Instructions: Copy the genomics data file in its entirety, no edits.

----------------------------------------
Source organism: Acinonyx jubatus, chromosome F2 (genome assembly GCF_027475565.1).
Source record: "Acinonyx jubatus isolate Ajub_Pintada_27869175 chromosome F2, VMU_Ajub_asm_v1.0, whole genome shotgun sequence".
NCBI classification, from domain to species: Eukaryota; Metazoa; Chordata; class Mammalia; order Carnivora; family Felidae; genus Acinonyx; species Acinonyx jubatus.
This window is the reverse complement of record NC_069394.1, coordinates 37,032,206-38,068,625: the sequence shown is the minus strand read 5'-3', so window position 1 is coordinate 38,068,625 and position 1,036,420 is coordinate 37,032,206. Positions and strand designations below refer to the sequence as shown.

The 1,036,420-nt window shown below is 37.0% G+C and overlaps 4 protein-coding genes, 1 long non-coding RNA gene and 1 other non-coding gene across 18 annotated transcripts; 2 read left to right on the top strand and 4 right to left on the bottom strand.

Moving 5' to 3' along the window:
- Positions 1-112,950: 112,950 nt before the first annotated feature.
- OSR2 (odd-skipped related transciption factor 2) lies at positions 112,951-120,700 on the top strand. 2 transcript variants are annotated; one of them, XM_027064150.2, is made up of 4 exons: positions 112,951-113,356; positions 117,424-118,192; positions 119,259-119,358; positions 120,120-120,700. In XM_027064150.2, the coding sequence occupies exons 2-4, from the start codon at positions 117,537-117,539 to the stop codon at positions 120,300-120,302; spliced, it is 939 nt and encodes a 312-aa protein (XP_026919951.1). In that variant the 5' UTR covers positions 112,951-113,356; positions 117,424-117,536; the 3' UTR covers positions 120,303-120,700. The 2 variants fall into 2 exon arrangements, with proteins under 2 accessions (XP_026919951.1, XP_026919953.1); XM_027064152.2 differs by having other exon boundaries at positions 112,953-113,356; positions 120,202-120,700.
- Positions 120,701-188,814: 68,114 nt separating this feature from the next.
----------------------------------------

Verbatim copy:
Source organism: Acinonyx jubatus, chromosome F2 (genome assembly GCF_027475565.1).
Source record: "Acinonyx jubatus isolate Ajub_Pintada_27869175 chromosome F2, VMU_Ajub_asm_v1.0, whole genome shotgun sequence".
NCBI classification, from domain to species: Eukaryota; Metazoa; Chordata; class Mammalia; order Carnivora; family Felidae; genus Acinonyx; species Acinonyx jubatus.
This window is the reverse complement of record NC_069394.1, coordinates 37,032,206-38,068,625: the sequence shown is the minus strand read 5'-3', so window position 1 is coordinate 38,068,625 and position 1,036,420 is coordinate 37,032,206. Positions and strand designations below refer to the sequence as shown.

The 1,036,420-nt window shown below is 37.0% G+C and overlaps 4 protein-coding genes, 1 long non-coding RNA gene and 1 other non-coding gene across 18 annotated transcripts; 2 read left to right on the top strand and 4 right to left on the bottom strand.

Moving 5' to 3' along the window:
- Positions 1-112,950: 112,950 nt before the first annotated feature.
- OSR2 (odd-skipped related transciption factor 2) lies at positions 112,951-120,700 on the top strand. 2 transcript variants are annotated; one of them, XM_027064150.2, is made up of 4 exons: positions 112,951-113,356; positions 117,424-118,192; positions 119,259-119,358; positions 120,120-120,700. In XM_027064150.2, the coding sequence occupies exons 2-4, from the start codon at positions 117,537-117,539 to the stop codon at positions 120,300-120,302; spliced, it is 939 nt and encodes a 312-aa protein (XP_026919951.1). In that variant the 5' UTR covers positions 112,951-113,356; positions 117,424-117,536; the 3' UTR covers positions 120,303-120,700. The 2 variants fall into 2 exon arrangements, with proteins under 2 accessions (XP_026919951.1, XP_026919953.1); XM_027064152.2 differs by having other exon boundaries at positions 112,953-113,356; positions 120,202-120,700.
- Positions 120,701-188,814: 68,114 nt separating this feature from the next.